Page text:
|3.||Canon M50 Mark II||APS-C||24.0||6000||4000||4K/24p||..||..||..||..|
|11.||Canon G7 X||1-inch||20.0||5472||3648||1080/60p||23.0||12.7||556||71|
Many modern cameras are not only capable of taking still images, but also of capturing video footage. The M3 indeed provides movie recording capabilities, while the D1H does not. The highest resolution format that the M3 can use is 1080/30p.
Apart from body and sensor, cameras can and do differ across a range of features. For example, the D1H has an optical viewfinder, which can be very useful when shooting in bright sunlight. In contrast, the M3 relies on live view and the rear LCD for framing. That said, the M3 can be equipped with an optional viewfinder – the EVF-DC1. The table below summarizes some of the other core capabilities of the Canon M3 and Nikon D1H in connection with corresponding information for a sample of similar cameras.
|3.||Canon M50 Mark II||2360||n||3.0||1040||swivel||Y||1/4000s||10.0||Y||n|
|11.||Canon G7 X||none||n||3.0||1040||tilting||Y||1/2000s||6.5||Y||Y|
One difference between the cameras concerns the presence of an on-board flash. The M3 has one, while the D1H does not. While the built-in flash of the M3 is not very powerful, it can at times be useful as a fill-in light.The M3 has an articulated LCD that can be turned to be front-facing. This characteristic will be appreciated by vloggers and photographers who are interested in snapping selfies. In contrast, the D1H does not have a selfie-screen.
The M3 writes its imaging data to SDXC cards, while the D1H uses Compact Flash cards.
For some imaging applications, the extent to which a camera can communicate with its environment can be an important aspect in the camera decision process. The table below provides an overview of the connectivity of the Canon EOS M3 and Nikon D1H and, in particular, the interfaces the cameras (and selected comparators) provide for accessory control and data transfer.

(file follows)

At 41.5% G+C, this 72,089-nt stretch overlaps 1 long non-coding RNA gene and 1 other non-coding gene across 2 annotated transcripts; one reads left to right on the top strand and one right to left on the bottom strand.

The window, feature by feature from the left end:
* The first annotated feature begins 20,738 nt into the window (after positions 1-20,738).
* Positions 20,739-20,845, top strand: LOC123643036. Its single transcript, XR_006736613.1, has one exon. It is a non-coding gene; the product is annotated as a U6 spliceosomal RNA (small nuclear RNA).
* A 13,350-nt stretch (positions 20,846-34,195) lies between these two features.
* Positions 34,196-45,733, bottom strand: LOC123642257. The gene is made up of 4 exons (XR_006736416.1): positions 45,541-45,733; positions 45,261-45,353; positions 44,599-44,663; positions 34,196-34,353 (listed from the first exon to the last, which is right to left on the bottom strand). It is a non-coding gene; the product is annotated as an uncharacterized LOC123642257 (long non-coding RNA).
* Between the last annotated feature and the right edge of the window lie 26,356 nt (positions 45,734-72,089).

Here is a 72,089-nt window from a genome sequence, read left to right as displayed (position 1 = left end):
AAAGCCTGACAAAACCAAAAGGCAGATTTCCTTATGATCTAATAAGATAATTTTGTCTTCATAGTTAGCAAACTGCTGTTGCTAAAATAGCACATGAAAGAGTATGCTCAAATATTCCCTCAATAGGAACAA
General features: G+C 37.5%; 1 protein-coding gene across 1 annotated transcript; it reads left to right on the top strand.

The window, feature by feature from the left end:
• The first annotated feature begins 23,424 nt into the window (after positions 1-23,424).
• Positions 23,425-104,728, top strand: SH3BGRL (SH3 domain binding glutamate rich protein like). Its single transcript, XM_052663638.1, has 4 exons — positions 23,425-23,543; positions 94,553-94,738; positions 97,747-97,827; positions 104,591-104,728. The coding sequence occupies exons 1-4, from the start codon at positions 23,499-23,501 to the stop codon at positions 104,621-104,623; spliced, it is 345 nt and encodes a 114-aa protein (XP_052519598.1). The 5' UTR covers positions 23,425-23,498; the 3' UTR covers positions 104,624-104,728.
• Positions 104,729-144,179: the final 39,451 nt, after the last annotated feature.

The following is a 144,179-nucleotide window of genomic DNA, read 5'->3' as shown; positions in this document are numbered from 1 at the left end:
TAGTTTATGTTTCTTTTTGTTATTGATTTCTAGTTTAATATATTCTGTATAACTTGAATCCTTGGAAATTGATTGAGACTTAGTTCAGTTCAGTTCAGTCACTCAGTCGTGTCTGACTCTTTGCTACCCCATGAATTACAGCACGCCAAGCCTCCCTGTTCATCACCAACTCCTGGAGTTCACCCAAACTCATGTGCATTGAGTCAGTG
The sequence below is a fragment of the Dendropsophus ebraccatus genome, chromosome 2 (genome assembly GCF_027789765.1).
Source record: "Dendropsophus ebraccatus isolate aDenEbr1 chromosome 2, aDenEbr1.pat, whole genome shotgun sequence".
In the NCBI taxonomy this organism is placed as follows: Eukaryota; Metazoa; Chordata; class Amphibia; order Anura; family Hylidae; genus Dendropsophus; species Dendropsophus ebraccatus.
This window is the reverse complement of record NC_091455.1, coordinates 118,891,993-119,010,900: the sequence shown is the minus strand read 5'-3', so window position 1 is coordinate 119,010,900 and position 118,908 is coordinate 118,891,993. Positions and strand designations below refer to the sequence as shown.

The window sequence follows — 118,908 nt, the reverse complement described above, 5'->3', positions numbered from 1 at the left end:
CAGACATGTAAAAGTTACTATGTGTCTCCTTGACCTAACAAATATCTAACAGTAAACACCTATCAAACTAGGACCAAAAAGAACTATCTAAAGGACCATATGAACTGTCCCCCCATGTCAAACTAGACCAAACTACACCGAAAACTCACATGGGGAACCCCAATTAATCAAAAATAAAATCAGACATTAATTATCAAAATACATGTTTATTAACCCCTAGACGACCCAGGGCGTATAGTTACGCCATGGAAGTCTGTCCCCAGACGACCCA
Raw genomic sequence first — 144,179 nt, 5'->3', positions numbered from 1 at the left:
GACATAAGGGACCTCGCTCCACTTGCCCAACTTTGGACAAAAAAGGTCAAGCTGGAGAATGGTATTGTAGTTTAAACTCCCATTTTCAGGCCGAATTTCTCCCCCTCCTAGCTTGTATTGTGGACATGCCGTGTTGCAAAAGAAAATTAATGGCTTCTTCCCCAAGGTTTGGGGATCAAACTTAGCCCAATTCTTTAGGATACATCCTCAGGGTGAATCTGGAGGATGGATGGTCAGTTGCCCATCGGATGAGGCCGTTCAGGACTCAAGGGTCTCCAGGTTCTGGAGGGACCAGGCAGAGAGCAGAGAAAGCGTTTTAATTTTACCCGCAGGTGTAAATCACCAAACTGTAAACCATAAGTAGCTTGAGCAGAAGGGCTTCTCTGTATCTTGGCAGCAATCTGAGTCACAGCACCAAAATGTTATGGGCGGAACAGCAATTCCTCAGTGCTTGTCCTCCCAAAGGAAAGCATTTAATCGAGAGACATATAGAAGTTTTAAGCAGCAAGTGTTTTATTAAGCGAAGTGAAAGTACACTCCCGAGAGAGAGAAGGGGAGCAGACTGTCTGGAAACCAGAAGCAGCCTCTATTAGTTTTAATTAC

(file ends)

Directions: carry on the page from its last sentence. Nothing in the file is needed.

| WiFi |
| NFC |
|3.||Canon M50 Mark II||Y||stereo||mono||Y||-||micro||2.0||Y||-||Y|
|11.||Canon G7 X||-||stereo||mono||-||-||micro||2.0||Y||Y||-|
It is notable that the M3 offers wifi support, while the D1H does not. Wifi can be a very convenient means to transfer image data to an off-camera location.
Studio photographers will appreciate that the Nikon D1H (unlike the M3) features a PC Sync socket, so that professional strobe lights can be controlled by the camera.
Both the M3 and the D1H have been discontinued, but can regularly be found used on eBay. The D1H was replaced by the Nikon D2H, while the M3 was followed by the Canon M6. Further information on the two cameras (e.g. user guides, manuals), as well as related accessories, can be found on the official Canon and Nikon websites.
So what is the bottom line? Which of the two cameras – the Canon M3 or the Nikon D1H – has the upper hand? Is one clearly better than the other? A synthesis of the relative strong points of each of the models is listed below.
Reasons to prefer the Canon EOS M3:
- More detail: Offers more megapixels (24 vs 2.6MP) with a 201% higher linear resolution.
- Broader imaging potential: Can record not only still images but also 1080/30p movies.
- Better live-view autofocus: Features on-sensor phase-detection for more confident autofocus.
- Larger screen: Has a bigger rear LCD (3.0" vs 2.0") for image review and settings control.
- More detailed LCD: Has a higher resolution rear screen (1040k vs 120k dots).
- More flexible LCD: Has a tilting screen for odd-angle shots in landscape orientation.
- Fewer buttons to press: Is equipped with a touch-sensitive rear screen to facilitate handling.
- More selfie-friendly: Has an articulated screen that can be turned to be front-facing.
- More compact: Is smaller (111x68mm vs 157x153mm) and thus needs less room in the bag.